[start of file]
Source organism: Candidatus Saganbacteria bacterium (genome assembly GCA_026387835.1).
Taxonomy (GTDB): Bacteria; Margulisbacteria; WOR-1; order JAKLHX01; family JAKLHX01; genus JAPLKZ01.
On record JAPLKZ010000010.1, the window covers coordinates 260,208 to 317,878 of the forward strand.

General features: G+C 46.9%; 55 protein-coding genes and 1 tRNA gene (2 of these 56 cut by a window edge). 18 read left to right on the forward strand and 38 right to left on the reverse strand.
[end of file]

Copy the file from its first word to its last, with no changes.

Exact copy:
Source organism: Candidatus Saganbacteria bacterium (genome assembly GCA_026387835.1).
Taxonomy (GTDB): Bacteria; Margulisbacteria; WOR-1; order JAKLHX01; family JAKLHX01; genus JAPLKZ01.
On record JAPLKZ010000010.1, the window covers coordinates 260,208 to 317,878 of the forward strand.

General features: G+C 46.9%; 55 protein-coding genes and 1 tRNA gene (2 of these 56 cut by a window edge). 18 read left to right on the forward strand and 38 right to left on the reverse strand.